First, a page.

The coin seen above forms part of a series produced over a twelve year period, beginning in 1993 and ending in 2004. The series comprises twelve gold lunar coins, 1/2 oz in weight, all of them scallop-shaped, and with a diameter of 27mm. The designs on the reverse faces of the coins feature renderings of paintings of the twelve zodiac animas by renowned Chinese artists.
This is the 100 yuan 1995 Year of the Pig coin of the series minted by the Shenyang mint. The coin’s total mintage is 2,300 pieces and it is certified as being a coin of proof quality with a purity of 91.6%.
The painting that appears on the reverse is by the artist Huang Zhou (1925-1997), a famous Chinese painting who started taking painting lessons as early as the age of 14. His works are heavily influenced by the Tajik ethnic groups living on the border with northwest China where he was posted with the People’s Liberation Army. The painting is called “Picture of a Pair of Pigs” and shows two pigs foraging below a tree branch. The face value of the coin is to the left and below the image of the pigs.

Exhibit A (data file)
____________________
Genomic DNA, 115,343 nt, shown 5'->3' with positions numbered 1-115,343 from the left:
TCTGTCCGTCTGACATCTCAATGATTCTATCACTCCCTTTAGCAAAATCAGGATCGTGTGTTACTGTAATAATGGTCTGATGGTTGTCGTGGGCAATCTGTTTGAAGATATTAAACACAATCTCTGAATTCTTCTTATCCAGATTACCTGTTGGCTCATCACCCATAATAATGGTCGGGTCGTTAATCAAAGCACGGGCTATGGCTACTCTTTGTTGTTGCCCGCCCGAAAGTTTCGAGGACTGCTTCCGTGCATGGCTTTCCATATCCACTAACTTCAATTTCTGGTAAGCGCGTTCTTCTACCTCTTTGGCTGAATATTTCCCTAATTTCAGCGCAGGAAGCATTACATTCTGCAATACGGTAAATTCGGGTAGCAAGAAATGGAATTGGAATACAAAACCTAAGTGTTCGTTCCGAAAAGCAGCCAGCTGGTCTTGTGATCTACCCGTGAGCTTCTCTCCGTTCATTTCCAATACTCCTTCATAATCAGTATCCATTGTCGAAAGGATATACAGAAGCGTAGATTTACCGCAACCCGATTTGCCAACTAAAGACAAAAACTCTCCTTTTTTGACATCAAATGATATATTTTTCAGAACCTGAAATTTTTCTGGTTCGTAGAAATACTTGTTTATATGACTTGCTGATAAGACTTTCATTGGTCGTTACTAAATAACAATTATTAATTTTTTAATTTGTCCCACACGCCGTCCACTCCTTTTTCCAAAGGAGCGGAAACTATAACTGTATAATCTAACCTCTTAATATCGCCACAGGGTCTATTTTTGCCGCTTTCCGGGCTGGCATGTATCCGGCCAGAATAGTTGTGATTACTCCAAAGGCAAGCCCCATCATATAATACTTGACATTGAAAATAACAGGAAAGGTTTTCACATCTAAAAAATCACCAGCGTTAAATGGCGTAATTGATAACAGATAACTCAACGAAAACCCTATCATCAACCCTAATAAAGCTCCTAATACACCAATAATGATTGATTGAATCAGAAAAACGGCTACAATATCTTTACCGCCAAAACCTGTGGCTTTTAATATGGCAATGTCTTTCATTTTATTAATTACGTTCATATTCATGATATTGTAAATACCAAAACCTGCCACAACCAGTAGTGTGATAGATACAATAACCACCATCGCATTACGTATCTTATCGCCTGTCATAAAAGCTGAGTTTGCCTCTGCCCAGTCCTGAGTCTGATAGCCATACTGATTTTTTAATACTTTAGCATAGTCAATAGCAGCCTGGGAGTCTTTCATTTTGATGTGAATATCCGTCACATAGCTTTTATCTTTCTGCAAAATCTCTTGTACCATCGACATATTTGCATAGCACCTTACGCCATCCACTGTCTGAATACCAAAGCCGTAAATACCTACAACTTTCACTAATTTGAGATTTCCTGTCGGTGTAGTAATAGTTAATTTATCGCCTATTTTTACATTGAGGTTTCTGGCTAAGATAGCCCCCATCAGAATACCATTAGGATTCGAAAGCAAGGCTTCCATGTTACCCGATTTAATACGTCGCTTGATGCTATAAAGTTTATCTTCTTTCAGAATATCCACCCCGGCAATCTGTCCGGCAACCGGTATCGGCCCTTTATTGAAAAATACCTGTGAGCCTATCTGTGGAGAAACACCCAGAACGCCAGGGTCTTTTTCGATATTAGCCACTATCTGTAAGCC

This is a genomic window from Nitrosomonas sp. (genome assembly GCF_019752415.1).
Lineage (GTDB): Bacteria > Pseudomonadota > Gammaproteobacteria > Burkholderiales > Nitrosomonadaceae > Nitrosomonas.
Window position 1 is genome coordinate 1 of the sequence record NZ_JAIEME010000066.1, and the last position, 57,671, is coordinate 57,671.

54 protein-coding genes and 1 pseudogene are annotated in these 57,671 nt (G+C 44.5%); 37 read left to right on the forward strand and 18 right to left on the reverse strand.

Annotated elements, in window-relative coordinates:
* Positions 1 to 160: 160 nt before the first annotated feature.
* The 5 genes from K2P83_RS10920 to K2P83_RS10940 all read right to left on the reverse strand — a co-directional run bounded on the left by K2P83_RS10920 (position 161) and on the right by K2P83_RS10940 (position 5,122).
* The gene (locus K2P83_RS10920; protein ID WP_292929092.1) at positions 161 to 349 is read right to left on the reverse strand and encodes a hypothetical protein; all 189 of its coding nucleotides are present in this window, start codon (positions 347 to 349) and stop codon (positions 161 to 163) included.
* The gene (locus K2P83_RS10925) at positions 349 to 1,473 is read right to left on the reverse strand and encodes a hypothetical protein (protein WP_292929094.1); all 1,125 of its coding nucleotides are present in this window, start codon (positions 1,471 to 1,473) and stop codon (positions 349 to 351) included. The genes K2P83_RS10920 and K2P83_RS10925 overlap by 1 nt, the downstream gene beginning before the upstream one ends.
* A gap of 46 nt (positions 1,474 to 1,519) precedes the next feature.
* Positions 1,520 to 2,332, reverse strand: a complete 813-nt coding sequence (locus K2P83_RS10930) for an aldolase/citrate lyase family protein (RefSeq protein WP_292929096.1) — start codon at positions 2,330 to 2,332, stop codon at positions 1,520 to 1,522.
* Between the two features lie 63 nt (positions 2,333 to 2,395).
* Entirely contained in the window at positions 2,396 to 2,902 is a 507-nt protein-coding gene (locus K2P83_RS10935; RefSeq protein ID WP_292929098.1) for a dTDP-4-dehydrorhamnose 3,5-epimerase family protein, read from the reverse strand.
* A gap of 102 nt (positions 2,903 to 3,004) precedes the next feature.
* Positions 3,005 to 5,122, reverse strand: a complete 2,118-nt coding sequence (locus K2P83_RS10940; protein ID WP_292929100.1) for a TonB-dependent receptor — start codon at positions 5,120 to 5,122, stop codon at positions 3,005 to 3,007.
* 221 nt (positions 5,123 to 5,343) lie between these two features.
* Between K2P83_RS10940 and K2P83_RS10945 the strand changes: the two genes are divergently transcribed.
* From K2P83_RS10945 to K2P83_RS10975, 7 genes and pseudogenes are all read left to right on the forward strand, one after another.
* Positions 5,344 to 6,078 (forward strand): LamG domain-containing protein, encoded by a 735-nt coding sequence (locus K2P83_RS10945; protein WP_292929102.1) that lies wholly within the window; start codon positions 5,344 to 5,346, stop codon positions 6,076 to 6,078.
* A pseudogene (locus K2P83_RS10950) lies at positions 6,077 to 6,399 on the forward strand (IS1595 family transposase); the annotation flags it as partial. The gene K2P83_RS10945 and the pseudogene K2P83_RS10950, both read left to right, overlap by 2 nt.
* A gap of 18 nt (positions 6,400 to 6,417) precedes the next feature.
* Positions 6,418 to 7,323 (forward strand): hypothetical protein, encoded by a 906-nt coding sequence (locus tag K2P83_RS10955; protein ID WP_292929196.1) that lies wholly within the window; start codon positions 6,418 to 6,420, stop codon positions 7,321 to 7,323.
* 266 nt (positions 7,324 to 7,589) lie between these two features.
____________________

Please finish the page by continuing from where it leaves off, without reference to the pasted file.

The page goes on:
The obverse face of this coin shows an image of the Wan Fu Pavilion at the Palace of Peace and Harmony in Beijing, built in 1694. The face value appears below the image. The Wan Fu Pavilion is one of the five main halls of the palace, which is one of the world’s largest Tibetan Buddhist monasteries. It is a wonder of Han Chinese and Tibetan architectural styles.
The pig is the twelfth and last of the zodiac animals. It is a sign of honesty, altruism, and hospitality. Chinese astrology sees those people born in the Year of the Pig as hardworking and helpful characters, but tending to be gullible and obstinate.